Ah, fall. That special time of year when one's thoughts turn to long walks along leaf-covered paths, endless hours of
coverage, gathering the family for Thanksgiving and, of course, capital-gains distributions.
OK, maybe capital-gains distributions aren't at the forefront of your mind right now, but they should be. Most mutual fund companies distribute their capital gains to shareholders in December, so many of them will begin releasing their preliminary distribution estimates this month. While these estimates are by no means final, investors should check them out to prepare themselves for what kind of tax hit they might be in for come filing time.
Capital-gains distributions occur when a mutual fund sells a holding in a stock, creating a taxable gain (or a loss) that is then passed on to the fund's shareholders.
A preliminary view of the most
recent estimates from top mutual fund companies shows many funds already preparing to distribute 10% of their
net asset value (NAV, a fund's share price) or more in capital gains. Generally, distributions of 10% or higher are considered large.
Some funds already are well above that limit. As of the end of September, the $685 million
Fidelity Japan Smaller Companies fund was on track to distribute a whopping 28.3% of its NAV, while the $1.5 billion
Fidelity Select Software and Computer Services was not far behind with a 27.5% estimated distribution. In August, the $240 million
Warburg Pincus Japan Small Company fund and the $226 million
Warburg Pincus Japan Growth fund announced distributions of around 55% and 22%, respectively.
The $1.9 billion
Janus Venture fund is a prime example of a fund that is not only dramatically underperforming this year but is also on track to yield a hefty capital-gains distribution. Down 29.6% year to date, at the end of September the fund was estimated to yield an $18.45 capital gain, or 22% of the fund's NAV.
Those heavy estimates have many market watchers bracing themselves for more mammoth capital-gains distributions this year. And with the average technology fund gaining a whopping 135% return last year, chances are that many of 1999's skyrocketing funds have taken some profits on their more highflying stocks, leading to large capital gains for this year.
"Last year and the year before there were fairly unusual high capital gains," says James Lund, senior financial adviser and certified financial planner with
American Express Financial Advisors
. "We're probably looking at a repeat of last year's unusually high levels."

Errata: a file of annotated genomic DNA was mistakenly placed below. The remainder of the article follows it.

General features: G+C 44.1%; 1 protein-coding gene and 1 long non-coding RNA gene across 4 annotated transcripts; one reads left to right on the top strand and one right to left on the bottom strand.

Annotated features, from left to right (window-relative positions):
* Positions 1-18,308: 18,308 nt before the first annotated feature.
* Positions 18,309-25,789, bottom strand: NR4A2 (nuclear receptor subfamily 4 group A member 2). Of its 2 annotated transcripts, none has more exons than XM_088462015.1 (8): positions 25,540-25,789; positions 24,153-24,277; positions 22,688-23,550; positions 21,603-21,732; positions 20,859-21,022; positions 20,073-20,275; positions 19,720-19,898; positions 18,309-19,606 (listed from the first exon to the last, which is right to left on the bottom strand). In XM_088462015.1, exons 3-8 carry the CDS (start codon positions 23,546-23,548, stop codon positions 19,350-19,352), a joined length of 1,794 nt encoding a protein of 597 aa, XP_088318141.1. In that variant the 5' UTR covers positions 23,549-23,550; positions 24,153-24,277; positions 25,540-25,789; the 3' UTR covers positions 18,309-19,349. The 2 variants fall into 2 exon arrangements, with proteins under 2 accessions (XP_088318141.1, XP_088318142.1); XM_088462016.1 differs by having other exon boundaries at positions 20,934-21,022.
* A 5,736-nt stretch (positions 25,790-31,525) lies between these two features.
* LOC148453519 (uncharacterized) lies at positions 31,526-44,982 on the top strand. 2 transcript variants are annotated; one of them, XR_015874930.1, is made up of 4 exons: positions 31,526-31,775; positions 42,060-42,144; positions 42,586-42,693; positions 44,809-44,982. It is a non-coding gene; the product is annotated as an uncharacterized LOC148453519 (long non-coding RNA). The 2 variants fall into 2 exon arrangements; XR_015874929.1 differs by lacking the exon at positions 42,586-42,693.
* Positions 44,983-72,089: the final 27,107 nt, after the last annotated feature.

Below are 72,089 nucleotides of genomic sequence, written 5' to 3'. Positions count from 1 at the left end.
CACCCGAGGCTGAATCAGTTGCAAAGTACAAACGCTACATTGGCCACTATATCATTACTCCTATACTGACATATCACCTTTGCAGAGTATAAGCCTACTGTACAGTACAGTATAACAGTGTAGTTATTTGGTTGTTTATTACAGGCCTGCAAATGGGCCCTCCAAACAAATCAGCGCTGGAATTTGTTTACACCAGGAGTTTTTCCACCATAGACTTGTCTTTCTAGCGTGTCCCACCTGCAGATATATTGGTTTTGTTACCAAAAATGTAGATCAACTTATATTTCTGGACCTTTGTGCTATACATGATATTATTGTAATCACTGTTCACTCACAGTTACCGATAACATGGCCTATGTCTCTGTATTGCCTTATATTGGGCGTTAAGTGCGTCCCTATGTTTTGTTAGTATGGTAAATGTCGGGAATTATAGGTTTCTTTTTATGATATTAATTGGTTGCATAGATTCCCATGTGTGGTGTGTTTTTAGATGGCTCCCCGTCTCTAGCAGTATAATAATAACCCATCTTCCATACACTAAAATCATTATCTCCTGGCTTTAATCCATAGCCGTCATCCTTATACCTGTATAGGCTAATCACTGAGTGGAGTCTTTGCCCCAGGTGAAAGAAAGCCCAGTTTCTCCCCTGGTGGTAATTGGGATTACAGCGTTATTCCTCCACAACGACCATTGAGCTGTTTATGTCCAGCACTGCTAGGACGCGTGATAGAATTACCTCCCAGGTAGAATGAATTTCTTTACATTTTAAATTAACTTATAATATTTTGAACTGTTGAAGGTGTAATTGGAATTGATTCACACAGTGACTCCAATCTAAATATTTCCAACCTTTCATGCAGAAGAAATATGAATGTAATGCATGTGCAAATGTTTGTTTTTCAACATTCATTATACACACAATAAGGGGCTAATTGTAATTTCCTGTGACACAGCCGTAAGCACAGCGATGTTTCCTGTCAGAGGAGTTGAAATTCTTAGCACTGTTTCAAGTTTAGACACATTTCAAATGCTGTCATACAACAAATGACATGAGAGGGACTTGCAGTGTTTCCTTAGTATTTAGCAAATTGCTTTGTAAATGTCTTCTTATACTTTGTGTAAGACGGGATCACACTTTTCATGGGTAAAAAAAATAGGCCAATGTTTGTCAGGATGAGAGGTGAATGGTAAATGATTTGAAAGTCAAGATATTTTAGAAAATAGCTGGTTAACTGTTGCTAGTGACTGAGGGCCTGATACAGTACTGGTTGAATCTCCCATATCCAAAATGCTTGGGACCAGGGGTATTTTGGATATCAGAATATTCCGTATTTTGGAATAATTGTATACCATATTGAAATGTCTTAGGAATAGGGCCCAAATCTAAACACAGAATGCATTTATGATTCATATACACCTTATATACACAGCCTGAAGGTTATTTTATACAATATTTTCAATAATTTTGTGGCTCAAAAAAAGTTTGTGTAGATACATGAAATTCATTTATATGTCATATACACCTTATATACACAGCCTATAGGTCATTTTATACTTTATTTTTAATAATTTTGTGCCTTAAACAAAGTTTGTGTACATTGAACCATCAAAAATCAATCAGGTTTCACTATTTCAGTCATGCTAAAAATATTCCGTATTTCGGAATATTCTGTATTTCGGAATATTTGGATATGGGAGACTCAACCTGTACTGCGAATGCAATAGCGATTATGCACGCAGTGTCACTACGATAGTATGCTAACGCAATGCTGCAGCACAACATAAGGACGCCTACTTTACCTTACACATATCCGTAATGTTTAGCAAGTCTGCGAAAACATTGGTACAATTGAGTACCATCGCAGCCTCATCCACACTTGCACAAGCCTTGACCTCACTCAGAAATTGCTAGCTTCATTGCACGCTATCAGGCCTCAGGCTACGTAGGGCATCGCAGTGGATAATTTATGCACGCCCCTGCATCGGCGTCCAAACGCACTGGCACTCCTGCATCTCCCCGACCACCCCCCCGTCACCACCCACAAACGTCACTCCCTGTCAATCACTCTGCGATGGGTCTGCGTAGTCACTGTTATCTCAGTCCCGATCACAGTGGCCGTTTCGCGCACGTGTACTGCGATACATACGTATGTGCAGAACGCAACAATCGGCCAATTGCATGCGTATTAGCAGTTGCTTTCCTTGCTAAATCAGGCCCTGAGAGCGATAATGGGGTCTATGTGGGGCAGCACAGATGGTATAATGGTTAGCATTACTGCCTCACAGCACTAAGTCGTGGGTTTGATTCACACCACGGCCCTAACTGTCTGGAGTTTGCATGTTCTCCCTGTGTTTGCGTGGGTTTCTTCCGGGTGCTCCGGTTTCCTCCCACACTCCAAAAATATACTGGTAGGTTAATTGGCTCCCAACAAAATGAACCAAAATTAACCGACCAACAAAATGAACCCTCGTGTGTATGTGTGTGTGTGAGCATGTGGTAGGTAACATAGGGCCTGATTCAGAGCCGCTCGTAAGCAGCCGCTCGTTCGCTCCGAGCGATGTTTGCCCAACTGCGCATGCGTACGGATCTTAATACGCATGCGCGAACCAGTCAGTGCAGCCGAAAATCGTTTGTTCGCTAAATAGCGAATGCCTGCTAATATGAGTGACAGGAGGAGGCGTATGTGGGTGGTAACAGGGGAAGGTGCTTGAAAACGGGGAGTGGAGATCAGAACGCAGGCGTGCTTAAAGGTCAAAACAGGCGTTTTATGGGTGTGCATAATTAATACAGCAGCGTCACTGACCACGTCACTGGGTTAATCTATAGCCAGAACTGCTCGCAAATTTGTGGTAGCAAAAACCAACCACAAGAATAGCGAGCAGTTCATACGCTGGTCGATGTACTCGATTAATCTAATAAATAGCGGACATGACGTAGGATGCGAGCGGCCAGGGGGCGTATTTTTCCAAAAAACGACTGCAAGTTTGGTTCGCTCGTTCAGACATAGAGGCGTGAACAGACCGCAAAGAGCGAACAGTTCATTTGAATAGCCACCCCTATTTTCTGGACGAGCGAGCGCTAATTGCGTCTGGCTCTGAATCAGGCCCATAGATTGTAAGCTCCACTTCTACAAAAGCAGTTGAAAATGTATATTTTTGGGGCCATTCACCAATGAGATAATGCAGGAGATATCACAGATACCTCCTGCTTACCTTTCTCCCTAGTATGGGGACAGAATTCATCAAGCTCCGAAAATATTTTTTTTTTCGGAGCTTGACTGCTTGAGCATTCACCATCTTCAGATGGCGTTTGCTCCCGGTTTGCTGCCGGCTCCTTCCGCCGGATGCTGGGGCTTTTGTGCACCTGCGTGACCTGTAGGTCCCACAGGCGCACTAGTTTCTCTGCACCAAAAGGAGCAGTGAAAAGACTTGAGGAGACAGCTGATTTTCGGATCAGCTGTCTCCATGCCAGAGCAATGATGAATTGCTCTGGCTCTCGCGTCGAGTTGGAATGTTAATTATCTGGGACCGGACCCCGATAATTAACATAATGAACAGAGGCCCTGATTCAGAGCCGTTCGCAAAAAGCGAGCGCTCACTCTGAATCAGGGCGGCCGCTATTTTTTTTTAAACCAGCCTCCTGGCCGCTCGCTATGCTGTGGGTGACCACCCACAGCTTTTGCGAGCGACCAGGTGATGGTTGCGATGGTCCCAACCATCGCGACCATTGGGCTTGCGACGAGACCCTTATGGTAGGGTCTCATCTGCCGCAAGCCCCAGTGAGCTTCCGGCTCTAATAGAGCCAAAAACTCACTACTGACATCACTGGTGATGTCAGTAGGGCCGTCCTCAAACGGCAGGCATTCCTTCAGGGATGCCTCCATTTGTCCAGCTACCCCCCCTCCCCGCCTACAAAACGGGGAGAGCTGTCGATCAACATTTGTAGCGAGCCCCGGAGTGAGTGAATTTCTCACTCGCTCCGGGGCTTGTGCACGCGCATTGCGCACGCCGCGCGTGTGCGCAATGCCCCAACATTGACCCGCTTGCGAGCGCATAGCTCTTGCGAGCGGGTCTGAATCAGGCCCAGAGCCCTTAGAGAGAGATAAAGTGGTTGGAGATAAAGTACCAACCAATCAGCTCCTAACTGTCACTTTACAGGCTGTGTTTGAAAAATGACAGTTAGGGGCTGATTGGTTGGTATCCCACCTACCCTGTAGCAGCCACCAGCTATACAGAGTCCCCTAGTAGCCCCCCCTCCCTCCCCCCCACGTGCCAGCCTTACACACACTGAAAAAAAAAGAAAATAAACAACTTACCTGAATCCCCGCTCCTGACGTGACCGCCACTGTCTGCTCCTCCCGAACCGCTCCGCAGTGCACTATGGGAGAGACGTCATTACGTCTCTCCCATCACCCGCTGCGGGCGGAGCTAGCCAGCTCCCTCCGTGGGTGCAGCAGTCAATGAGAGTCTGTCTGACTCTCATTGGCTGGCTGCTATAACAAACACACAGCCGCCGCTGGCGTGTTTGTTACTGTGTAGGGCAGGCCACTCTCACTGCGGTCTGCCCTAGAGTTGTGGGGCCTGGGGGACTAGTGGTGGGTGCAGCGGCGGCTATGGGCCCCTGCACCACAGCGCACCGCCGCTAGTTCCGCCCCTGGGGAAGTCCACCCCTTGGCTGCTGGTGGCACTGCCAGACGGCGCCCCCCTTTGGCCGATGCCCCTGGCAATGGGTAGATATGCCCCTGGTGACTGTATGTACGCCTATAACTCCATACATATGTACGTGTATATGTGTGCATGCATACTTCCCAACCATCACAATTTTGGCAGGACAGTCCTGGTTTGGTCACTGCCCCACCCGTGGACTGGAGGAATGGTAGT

Though that may be true, this fall's tech selloff might change the picture somewhat for capital-gains distributions, says
director of fund analysis, Russ Kinnel. That's because many of the tech-heavy funds that did so well in 1999 and in the first quarter of this year experienced some steep losses. So even if these funds did take some profits earlier this year, those gains would be offset by the sharp losses seen this fall.
"If you asked me a few months ago, I would have said all of those funds that had big gains last year are going to have big distributions," says Kinnel. "Some may, but others won't."
Signs that your fund may make a large distribution include a change in portfolio manager or strategy, which could signal that a fund is about to sell some of its holdings to make way for new investments, says Kinnel. Investors also might want to watch out for a fund that has seen a lot of outflows, because that means the fund's management could have to sell holdings to meet the mounting redemptions.
So what to do if your fund is in for a big distribution? That depends on how well the fund is performing. Dave Yeske, a certified financial planner with
Yeske & Co.
in San Francisco, says a fund that will distribute large capital gains but is also not performing well could be a candidate for tax selling. That is, sell the losing fund to generate a tax loss and then turn around and buy a similar fund to keep the same asset allocation in your portfolio.
"More and more these days you can find funds that are essentially identical, and your portfolio's profile has not changed at all," says Yeske.
If the fund is performing well and you plan to stay put for a while, planners say you might just have to suck it up and pay the capital-gains tax. After all, you are in a mutual fund to make money. But if paying capital-gains taxes is an issue, you may want to check out funds with low turnover such as index funds, which generally post very little, if any, capital-gains distributions.
"If there's a capital-gains distribution of more than 7% to 10%, and if you've owned the fund for a long time and you fully benefited from the gains represented, that's not too bad," says Yeske.
(For more information about capital-gains distributions, please see
the following article.